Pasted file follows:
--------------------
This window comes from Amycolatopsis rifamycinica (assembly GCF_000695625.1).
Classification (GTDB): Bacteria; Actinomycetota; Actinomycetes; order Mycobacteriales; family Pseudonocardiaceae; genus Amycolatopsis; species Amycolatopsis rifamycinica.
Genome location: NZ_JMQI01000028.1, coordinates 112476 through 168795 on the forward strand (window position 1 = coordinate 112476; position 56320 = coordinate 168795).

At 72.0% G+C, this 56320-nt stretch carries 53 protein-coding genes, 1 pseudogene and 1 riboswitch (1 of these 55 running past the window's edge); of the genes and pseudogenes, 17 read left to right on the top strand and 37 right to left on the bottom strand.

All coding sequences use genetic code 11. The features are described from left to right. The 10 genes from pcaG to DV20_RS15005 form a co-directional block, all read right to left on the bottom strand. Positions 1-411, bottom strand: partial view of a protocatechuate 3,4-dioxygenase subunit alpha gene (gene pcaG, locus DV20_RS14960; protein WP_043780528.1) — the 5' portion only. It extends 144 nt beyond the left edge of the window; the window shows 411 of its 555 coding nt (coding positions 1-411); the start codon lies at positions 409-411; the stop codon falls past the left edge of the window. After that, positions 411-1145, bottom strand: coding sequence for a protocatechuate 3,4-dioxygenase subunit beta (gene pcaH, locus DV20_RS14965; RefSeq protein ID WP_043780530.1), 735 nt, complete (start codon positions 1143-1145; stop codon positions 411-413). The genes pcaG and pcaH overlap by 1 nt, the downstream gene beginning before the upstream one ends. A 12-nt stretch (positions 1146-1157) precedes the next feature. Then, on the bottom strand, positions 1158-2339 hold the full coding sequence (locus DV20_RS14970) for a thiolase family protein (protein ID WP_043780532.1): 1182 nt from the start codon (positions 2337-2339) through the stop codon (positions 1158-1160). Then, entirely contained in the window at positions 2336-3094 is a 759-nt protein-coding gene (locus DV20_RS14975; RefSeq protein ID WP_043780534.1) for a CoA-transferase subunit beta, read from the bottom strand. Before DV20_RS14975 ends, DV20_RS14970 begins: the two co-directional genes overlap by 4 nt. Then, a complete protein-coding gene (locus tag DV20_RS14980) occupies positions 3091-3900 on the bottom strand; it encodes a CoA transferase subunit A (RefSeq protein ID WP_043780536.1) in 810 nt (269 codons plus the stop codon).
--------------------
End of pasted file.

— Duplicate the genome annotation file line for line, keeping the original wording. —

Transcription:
This window comes from Amycolatopsis rifamycinica (assembly GCF_000695625.1).
Classification (GTDB): Bacteria; Actinomycetota; Actinomycetes; order Mycobacteriales; family Pseudonocardiaceae; genus Amycolatopsis; species Amycolatopsis rifamycinica.
Genome location: NZ_JMQI01000028.1, coordinates 112476 through 168795 on the forward strand (window position 1 = coordinate 112476; position 56320 = coordinate 168795).

At 72.0% G+C, this 56320-nt stretch carries 53 protein-coding genes, 1 pseudogene and 1 riboswitch (1 of these 55 running past the window's edge); of the genes and pseudogenes, 17 read left to right on the top strand and 37 right to left on the bottom strand.

All coding sequences use genetic code 11. The features are described from left to right. The 10 genes from pcaG to DV20_RS15005 form a co-directional block, all read right to left on the bottom strand. Positions 1-411, bottom strand: partial view of a protocatechuate 3,4-dioxygenase subunit alpha gene (gene pcaG, locus DV20_RS14960; protein WP_043780528.1) — the 5' portion only. It extends 144 nt beyond the left edge of the window; the window shows 411 of its 555 coding nt (coding positions 1-411); the start codon lies at positions 409-411; the stop codon falls past the left edge of the window. After that, positions 411-1145, bottom strand: coding sequence for a protocatechuate 3,4-dioxygenase subunit beta (gene pcaH, locus DV20_RS14965; RefSeq protein ID WP_043780530.1), 735 nt, complete (start codon positions 1143-1145; stop codon positions 411-413). The genes pcaG and pcaH overlap by 1 nt, the downstream gene beginning before the upstream one ends. A 12-nt stretch (positions 1146-1157) precedes the next feature. Then, on the bottom strand, positions 1158-2339 hold the full coding sequence (locus DV20_RS14970) for a thiolase family protein (protein ID WP_043780532.1): 1182 nt from the start codon (positions 2337-2339) through the stop codon (positions 1158-1160). Then, entirely contained in the window at positions 2336-3094 is a 759-nt protein-coding gene (locus DV20_RS14975; RefSeq protein ID WP_043780534.1) for a CoA-transferase subunit beta, read from the bottom strand. Before DV20_RS14975 ends, DV20_RS14970 begins: the two co-directional genes overlap by 4 nt. Then, a complete protein-coding gene (locus tag DV20_RS14980) occupies positions 3091-3900 on the bottom strand; it encodes a CoA transferase subunit A (RefSeq protein ID WP_043780536.1) in 810 nt (269 codons plus the stop codon).